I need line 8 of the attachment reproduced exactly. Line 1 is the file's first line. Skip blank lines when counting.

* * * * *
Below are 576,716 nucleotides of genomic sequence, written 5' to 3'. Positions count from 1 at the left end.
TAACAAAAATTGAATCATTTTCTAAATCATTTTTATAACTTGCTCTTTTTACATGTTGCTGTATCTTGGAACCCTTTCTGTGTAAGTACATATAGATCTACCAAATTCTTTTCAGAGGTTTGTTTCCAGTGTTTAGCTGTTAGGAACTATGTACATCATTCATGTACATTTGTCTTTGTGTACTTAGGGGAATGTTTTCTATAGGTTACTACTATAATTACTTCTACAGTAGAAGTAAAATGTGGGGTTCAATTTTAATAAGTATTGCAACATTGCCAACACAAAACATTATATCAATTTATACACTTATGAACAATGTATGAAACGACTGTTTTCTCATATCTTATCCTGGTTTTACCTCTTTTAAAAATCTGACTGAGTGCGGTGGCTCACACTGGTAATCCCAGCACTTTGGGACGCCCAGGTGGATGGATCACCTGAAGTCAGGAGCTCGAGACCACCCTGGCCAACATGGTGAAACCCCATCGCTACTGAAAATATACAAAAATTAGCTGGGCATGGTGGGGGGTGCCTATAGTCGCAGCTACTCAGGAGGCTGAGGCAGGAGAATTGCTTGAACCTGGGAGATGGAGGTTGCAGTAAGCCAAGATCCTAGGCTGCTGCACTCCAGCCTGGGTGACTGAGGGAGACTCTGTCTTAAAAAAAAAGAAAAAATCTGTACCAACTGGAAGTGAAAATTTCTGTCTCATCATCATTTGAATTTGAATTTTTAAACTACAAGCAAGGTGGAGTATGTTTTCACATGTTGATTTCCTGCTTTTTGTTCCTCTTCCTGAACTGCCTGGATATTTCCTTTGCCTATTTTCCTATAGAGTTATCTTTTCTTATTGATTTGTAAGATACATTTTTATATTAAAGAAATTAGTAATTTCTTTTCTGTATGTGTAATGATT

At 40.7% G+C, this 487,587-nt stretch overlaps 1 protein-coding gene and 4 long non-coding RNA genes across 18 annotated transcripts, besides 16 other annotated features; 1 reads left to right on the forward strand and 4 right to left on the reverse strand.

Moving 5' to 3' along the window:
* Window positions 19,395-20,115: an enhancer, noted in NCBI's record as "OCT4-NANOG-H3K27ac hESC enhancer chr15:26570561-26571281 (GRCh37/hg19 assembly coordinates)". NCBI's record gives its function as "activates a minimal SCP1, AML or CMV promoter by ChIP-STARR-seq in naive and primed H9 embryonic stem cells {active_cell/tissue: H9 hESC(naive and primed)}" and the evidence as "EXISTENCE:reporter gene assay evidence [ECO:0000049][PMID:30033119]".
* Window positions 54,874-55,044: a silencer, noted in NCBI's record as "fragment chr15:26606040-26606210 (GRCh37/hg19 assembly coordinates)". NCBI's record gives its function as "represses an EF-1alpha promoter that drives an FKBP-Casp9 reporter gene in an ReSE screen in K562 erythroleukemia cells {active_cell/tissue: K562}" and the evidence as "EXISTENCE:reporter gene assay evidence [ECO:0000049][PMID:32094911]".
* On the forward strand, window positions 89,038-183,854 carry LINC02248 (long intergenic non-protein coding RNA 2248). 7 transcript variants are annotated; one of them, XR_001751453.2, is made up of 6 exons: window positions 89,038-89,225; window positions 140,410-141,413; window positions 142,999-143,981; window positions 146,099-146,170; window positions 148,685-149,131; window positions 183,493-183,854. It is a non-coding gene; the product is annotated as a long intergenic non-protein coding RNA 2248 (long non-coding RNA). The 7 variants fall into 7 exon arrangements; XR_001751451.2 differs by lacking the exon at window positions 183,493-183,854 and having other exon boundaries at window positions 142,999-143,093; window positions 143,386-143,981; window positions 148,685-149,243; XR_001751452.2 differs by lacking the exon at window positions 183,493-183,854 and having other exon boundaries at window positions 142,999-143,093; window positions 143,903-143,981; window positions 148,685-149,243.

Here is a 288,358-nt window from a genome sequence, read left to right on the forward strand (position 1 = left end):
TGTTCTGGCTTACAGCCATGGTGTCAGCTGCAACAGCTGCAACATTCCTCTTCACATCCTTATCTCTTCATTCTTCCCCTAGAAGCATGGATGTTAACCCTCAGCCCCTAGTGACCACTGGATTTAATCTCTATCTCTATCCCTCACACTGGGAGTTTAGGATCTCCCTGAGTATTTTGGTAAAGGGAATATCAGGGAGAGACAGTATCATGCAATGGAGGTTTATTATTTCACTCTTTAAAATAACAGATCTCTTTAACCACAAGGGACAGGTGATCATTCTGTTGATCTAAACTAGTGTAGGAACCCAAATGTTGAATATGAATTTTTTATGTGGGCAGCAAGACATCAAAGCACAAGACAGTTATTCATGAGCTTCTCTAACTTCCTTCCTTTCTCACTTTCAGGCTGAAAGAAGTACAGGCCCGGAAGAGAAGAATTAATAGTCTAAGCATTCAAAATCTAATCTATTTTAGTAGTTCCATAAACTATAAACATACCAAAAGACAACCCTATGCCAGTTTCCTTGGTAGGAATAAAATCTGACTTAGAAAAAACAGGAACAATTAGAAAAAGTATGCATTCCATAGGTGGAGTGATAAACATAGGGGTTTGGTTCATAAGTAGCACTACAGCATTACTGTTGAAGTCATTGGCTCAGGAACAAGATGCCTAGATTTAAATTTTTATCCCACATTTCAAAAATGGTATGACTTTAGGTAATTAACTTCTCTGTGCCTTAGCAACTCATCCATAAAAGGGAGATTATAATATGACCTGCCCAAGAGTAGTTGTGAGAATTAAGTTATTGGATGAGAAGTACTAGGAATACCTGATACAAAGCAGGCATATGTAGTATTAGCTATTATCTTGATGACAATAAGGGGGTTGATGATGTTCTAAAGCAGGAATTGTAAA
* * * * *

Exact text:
Here is a 288,358-nt window from a genome sequence, read left to right on the forward strand (position 1 = left end):